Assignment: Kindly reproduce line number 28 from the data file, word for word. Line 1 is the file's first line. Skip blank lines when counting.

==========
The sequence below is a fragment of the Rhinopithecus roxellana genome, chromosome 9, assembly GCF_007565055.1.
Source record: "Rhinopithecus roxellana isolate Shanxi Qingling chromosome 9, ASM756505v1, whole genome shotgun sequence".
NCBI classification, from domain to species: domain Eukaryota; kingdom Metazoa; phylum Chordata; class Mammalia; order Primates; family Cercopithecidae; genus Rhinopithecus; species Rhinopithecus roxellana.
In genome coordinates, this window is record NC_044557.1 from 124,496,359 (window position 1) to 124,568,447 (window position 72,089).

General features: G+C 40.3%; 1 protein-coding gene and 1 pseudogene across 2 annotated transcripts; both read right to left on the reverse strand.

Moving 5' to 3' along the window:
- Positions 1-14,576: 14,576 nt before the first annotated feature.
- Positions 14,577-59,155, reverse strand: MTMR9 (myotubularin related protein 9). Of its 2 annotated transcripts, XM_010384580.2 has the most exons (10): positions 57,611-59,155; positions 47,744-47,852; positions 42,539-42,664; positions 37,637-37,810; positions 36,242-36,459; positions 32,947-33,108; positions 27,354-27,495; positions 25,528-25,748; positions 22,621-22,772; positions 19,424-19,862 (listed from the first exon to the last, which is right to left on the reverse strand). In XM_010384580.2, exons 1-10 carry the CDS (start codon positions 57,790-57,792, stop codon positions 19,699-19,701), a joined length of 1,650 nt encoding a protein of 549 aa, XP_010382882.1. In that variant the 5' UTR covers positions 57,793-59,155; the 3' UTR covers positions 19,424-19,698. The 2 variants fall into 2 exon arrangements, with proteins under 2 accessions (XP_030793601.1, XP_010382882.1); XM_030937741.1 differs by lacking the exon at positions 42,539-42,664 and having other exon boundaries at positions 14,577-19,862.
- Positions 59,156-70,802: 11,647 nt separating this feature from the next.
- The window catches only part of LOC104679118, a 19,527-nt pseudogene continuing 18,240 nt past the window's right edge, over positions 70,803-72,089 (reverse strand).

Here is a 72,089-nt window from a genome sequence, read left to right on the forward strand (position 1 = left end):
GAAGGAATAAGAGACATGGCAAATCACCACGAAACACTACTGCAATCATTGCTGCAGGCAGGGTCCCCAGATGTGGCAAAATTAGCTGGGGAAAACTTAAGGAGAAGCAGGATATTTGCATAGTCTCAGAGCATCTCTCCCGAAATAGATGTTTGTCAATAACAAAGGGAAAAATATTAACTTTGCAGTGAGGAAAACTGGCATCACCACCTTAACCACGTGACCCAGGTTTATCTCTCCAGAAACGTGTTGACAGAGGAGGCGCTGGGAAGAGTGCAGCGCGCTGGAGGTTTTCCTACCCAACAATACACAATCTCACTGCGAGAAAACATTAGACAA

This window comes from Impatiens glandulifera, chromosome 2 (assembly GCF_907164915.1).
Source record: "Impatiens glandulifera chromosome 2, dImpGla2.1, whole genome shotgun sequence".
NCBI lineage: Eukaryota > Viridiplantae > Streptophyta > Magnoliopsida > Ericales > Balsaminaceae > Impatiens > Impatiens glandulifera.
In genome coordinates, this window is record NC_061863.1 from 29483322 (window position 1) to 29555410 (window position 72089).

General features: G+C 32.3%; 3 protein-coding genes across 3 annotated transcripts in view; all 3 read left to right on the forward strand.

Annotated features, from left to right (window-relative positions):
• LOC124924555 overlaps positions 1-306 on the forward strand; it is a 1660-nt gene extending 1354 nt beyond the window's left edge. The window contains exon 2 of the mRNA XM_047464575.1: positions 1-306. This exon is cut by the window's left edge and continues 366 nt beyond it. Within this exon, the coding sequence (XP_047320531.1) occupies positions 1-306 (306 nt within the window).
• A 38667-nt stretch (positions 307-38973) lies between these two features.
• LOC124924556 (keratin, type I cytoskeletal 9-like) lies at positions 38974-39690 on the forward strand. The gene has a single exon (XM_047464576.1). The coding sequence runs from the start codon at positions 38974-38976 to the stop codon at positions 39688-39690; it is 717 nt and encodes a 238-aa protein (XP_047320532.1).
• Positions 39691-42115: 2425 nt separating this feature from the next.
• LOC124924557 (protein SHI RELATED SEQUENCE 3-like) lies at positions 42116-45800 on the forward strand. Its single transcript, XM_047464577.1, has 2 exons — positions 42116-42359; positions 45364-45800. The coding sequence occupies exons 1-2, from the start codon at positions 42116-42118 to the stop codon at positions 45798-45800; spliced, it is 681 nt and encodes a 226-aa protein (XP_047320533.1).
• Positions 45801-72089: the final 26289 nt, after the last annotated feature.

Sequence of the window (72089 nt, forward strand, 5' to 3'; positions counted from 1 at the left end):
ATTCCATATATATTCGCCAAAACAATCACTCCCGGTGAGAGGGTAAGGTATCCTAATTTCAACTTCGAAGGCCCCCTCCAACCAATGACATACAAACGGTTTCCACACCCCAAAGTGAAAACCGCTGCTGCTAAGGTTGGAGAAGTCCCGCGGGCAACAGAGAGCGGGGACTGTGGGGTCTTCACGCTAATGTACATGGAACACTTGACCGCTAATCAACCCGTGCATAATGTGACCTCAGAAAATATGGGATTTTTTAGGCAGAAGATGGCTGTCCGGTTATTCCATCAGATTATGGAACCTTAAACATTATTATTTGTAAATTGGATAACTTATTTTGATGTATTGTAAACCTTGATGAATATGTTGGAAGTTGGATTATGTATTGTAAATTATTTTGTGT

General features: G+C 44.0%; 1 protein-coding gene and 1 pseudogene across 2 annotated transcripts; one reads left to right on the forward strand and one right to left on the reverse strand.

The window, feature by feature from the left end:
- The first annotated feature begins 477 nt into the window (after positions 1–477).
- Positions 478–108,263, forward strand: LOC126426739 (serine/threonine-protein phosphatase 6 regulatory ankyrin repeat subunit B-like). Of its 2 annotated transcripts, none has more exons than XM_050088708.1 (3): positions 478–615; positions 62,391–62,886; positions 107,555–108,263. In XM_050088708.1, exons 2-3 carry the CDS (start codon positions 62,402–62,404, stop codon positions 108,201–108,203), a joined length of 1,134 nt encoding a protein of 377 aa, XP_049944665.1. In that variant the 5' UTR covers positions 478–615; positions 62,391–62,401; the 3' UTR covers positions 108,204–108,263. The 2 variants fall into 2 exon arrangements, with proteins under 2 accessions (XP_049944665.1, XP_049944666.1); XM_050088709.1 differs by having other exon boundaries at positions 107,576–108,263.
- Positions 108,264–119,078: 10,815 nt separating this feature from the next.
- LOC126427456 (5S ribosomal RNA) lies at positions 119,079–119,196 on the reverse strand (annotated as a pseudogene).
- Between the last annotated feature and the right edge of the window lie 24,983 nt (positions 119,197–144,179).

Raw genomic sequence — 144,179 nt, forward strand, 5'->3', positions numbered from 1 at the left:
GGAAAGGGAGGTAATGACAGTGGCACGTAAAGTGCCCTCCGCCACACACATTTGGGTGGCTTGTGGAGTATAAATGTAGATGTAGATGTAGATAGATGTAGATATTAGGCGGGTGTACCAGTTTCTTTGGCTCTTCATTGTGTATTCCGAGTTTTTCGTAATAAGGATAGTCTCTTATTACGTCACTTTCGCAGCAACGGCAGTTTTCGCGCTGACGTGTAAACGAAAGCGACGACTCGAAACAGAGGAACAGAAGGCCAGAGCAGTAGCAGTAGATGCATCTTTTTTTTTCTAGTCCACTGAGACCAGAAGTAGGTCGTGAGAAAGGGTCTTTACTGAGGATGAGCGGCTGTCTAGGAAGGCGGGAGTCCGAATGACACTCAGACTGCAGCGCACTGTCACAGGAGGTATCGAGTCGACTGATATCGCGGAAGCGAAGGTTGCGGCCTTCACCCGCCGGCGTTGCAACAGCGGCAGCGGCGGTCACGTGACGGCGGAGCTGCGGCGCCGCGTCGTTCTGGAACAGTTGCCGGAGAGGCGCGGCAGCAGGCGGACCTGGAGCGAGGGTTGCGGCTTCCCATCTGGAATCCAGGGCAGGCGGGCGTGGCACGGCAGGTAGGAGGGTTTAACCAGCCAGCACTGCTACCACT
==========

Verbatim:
The window, feature by feature from the left end: